The Kentucky Bourbon Trail

Running almost 72 miles between Versailles and Elizabethtown Kentucky is the Blue Grass Parkway. Originally built in 1966 as a toll road this controlled access road is one of the nine Parkways in the Kentucky road system. Scatter just a few miles both north and south of the Parkway and blending into the scenery are the distilleries of Four Rose, Heaven Hill, Jim Beam, Makers Mark, Wild Turkey and Woodford Reserve. These 6 establishments make up what is know as the “Kentucky Bourbon Trail®”

All bourbons are whiskey, but not all whiskeys are bourbon. Bourbon, by Federal Law, must be at least 51% corn with barley, wheat and/or rye. Bourbon must be made in the United States of America. It must be aged at least 2 years in new oak barrels. It cannot be barreled any higher than 120 proof and it cannot be bottled any lower than 80 proof. No color or other flavor can be added.

While each distiller has their own unique way of making their product, the process is pretty much the same. The grains are trucked in and stored until needed. Then they are run through a grinder and mixed together.

Water and yeast is added and the mixture is heated. The heated mixture, now called “Mash”, is pumped into multi thousand gallon tanks and allowed to ferment for several days until the alcohol content is just right. As the mash ferments it changes to what is called “Beer”, not to be confused with Budweiser.

While fermenting the odor and taste of the mash changes. Some distilleries will allow you to taste the mash and if so, try it for you might like it. When the beer gets to the right alcohol level, in about 3 days, it is pumped out of the tanks into the Distiller where the alcohol is separated from the beer.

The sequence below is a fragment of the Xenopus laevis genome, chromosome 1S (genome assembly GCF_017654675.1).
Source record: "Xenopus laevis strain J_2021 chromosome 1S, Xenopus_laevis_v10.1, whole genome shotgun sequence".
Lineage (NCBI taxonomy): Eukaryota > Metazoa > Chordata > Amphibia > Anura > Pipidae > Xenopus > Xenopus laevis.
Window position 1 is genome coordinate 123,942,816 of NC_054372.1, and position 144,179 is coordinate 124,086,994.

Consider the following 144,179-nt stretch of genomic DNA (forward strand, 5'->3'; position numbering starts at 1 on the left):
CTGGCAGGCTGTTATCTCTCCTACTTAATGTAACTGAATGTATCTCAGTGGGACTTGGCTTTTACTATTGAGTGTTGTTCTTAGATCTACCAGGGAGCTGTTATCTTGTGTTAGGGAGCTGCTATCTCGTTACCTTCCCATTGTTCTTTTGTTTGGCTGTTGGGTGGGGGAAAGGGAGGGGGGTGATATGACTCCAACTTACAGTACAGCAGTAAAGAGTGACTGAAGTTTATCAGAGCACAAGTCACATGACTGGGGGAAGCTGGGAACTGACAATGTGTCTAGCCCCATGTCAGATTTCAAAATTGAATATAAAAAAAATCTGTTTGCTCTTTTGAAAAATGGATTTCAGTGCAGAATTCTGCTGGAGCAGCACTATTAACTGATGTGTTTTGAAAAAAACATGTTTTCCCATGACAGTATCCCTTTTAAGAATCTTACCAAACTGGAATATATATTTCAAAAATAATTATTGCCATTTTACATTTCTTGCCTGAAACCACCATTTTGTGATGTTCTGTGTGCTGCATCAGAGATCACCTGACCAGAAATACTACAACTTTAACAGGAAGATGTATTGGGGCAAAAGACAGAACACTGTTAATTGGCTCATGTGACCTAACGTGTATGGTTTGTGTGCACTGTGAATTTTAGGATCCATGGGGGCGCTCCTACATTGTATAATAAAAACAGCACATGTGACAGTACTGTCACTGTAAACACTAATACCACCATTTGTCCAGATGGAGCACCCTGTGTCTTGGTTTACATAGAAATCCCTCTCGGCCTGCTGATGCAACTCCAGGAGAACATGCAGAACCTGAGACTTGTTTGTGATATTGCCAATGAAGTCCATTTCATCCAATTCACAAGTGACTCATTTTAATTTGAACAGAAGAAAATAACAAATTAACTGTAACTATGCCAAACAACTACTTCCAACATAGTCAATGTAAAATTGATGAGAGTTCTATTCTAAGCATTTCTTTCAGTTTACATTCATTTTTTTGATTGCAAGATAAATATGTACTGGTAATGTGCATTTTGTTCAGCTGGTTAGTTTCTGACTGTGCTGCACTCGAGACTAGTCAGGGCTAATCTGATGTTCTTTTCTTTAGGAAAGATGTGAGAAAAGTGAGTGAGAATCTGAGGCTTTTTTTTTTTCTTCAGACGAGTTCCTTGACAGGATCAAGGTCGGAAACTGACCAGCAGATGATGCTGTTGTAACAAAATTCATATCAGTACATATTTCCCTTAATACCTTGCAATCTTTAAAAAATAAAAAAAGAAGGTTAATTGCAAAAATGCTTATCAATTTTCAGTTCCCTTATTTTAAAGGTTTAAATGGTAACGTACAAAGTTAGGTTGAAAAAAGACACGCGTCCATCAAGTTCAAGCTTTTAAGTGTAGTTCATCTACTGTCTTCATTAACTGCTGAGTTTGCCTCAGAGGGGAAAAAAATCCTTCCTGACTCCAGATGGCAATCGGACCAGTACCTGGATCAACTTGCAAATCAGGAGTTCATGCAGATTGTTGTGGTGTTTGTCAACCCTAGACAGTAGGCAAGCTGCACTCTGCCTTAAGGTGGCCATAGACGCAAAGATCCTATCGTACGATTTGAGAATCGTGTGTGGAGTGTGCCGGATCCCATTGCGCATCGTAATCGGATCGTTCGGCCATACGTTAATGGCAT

The alcohol comes out of the distillery process as a clear very potent, 120 proof, liquid. The next step is to pump it into new charred oak barrels and then allowed to age for at least 2 years.

It is in the barrels where bourbon gets it’s brownish color and picks up addition natural flavors. As the liquid inside the barrels heats and cools in the up to 6 stories tall warehouses, it moves in and out of the inner layers of the wood picking up flavor and color of the wood and the char.

Upon traveling the Bourbon Trial is where knowledge is gained about how each distillery turns their special blend of grain and water into “America’s Official Native Spirit”. At the end of your tour most distilleries, if you are old enough, will offer you a refreshing taste of their wares. And all have their products available for purchase at their visitor centers.

With our countless number of trips though Kentucky we will be attempting to allot time during each trip to visit at least one of these distilleries.  We will take the tours, snap some pictures, when allowed, ask a bunch of questions and write about our experiences.

The making of Bourbon is not limited to just Kentucky. We found a very nice distillery out in Colorado. So check out our visit to the Peach Street Distillery.

wild turkey logo
four roses





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